The poor have suffered from Austerity. That is quite true, but that alone does not make Austerity itself a “class war”. It simply means that Austerity causes casualties and that, as a remedy to the current economic crisis, the Austerity package is not properly thought through. “Austerity” is probably badly named anyway – it is not about being frugal with the national or international economy; it is about reducing public expenditure at a time when we are spending more than we are making. High debt, in other words, is recognised as an impediment to growth and should be curtailed. One way to do this is to increase taxation and the other is to decrease public spending. In fact, while claiming to be pursuing a policy of Austerity until 2015, our Government did not actually reduce public spending by much at all. (and there is an argument that the Government simply abandoned Austerity in 2012 and that this led to our recovery whatever the rhetoric. It again, rather suggests that “Austerity” does not work.)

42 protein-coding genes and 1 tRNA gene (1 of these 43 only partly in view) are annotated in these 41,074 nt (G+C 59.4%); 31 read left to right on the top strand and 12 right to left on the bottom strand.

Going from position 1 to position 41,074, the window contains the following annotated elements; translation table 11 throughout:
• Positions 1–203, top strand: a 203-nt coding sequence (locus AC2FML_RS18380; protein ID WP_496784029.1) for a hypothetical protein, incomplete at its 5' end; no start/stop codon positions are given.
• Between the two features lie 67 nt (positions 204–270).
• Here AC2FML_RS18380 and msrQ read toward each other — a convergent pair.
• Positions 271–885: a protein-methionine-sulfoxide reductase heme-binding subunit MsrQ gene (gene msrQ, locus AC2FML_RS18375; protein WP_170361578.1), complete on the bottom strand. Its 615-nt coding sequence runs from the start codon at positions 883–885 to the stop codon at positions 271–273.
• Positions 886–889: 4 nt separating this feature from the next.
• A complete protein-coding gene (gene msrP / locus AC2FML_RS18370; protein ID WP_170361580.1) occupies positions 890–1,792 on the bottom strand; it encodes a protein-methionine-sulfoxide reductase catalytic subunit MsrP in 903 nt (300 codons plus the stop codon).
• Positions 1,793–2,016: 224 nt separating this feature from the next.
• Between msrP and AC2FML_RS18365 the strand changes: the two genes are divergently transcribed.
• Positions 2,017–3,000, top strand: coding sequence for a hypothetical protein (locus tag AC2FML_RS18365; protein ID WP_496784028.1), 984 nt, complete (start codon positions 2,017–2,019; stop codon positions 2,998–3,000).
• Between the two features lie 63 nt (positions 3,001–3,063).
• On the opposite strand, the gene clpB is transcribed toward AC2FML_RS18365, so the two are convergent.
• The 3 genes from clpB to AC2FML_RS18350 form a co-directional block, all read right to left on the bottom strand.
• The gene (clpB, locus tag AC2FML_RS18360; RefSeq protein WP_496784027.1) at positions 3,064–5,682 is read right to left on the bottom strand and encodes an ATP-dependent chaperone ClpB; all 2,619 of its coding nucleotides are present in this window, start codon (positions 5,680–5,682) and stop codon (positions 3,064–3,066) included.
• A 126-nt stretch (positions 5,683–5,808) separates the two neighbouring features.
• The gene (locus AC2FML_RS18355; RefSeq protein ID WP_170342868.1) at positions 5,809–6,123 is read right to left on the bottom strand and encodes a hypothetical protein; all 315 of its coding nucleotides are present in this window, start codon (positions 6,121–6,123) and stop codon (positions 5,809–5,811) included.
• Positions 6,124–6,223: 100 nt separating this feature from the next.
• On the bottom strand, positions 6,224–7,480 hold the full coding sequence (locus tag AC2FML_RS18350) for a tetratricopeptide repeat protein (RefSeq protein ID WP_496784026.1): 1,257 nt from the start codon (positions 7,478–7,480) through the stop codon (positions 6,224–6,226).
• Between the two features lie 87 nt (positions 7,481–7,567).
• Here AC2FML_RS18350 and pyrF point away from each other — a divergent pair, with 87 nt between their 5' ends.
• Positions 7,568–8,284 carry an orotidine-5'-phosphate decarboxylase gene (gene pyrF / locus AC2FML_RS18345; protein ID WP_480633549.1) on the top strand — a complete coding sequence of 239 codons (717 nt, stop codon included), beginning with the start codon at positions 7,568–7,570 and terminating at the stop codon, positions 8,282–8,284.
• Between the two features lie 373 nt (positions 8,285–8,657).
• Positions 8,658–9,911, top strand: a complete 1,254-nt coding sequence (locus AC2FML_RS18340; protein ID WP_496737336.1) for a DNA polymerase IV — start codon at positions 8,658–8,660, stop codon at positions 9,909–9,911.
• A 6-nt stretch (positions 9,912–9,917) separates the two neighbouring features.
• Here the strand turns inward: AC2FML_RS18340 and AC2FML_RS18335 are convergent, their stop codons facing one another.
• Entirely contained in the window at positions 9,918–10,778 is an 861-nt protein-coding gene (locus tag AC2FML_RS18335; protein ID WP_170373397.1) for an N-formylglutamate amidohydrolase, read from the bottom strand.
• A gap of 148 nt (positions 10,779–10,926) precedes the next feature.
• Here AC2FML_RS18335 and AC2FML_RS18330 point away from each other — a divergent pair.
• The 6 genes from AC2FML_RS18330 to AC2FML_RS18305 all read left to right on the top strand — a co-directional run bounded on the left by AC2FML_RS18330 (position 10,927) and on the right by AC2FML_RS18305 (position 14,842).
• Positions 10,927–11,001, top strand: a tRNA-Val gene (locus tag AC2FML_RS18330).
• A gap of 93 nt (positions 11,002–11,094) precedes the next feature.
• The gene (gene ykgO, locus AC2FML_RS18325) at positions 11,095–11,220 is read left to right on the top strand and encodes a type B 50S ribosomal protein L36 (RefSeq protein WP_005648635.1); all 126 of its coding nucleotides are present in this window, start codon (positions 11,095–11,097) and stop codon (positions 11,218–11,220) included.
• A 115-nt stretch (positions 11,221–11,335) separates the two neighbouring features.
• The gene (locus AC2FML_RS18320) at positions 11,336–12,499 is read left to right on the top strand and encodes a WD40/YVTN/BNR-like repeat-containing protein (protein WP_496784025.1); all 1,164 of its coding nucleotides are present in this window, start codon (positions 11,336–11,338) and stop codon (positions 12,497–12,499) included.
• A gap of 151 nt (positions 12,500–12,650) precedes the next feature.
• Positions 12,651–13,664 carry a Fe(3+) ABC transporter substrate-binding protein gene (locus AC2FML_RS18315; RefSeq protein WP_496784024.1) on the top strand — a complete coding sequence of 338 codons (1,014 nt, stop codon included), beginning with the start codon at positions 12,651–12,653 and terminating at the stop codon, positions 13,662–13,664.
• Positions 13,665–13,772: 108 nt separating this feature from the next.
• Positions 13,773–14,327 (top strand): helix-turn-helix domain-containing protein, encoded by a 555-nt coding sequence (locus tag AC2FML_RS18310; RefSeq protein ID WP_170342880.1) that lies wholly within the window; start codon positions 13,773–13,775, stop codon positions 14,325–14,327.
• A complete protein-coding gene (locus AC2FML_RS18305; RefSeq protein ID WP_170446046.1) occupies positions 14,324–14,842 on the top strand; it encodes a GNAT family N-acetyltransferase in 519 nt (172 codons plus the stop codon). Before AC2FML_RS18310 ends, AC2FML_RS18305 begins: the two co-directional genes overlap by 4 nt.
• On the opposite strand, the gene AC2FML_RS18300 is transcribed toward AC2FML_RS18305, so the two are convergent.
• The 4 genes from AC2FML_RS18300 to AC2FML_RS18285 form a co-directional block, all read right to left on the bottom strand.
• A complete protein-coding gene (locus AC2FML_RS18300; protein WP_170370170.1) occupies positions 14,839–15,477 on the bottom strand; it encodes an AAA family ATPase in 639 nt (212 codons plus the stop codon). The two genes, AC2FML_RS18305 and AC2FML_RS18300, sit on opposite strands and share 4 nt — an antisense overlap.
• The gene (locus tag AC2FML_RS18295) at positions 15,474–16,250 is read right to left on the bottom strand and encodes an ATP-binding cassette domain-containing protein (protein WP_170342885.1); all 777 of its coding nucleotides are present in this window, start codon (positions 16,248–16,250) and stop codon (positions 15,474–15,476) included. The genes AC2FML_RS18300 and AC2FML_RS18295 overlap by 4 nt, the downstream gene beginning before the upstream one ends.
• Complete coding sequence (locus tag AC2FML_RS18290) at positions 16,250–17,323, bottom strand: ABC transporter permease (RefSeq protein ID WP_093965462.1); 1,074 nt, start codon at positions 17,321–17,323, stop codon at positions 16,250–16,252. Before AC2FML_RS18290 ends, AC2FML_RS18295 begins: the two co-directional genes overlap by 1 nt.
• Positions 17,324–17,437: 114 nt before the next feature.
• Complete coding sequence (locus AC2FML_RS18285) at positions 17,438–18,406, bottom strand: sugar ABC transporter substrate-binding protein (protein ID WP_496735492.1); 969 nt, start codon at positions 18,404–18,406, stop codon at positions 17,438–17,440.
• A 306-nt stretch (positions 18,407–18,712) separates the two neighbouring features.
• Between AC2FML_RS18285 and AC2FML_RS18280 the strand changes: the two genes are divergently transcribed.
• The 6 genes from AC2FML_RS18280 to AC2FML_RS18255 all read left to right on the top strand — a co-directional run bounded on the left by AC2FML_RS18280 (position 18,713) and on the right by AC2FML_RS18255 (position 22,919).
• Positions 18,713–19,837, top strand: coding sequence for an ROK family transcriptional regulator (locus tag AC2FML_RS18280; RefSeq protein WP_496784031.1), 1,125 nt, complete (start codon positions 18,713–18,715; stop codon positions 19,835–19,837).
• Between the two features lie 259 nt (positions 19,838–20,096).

Greece

In the case of Greece, Austerity has pretty-well destroyed the country, (the debt has gone up rather than down so proving that Austerity was the wrong medicine for the illness) but arguably the greatest destruction has been to impose an Austerity programme from outside and so to compromise Greece’s sovereignty and National self-esteem. To make matters worse, it was imposed by Germany -a country that benefited from debt cancellations after the war. Her post-war growth can be directly attributed to that. More than that, Greece was among the countries that cancelled the debts Germany owed it (one can think of the Viannos and Kalavryta massacres or of the 218 men, women and children slaughtered in Distomo, for example, in 1944 or indeed of the demand, in 1942, for the Greek bank to give Germany an interest-free loan of 476 million Reichsmarks which was used to pay for the military occupation of Greece?) on the understanding that a conference would be held after the reunification of Germany. That conference never happened and the debt Germany owed Greece was never paid (though Germany paid Greek individuals about 115 million Deutschmarks. If repaid now, the total debt to Greece would amount to between $14-$95 billion depending on the way it is calculated. The Syriza government calculated the amount to be 341 billion euros). If Greece had been allowed to devalue its currency, and had been given some form of debt forgiveness, then it would not have had to reduce public spending so suddenly and relentlessly. In practice, this process was interpreted both within Greece and by the International community as a punishment and has stifled growth. No one wants to sit with the naughty boy in the corner.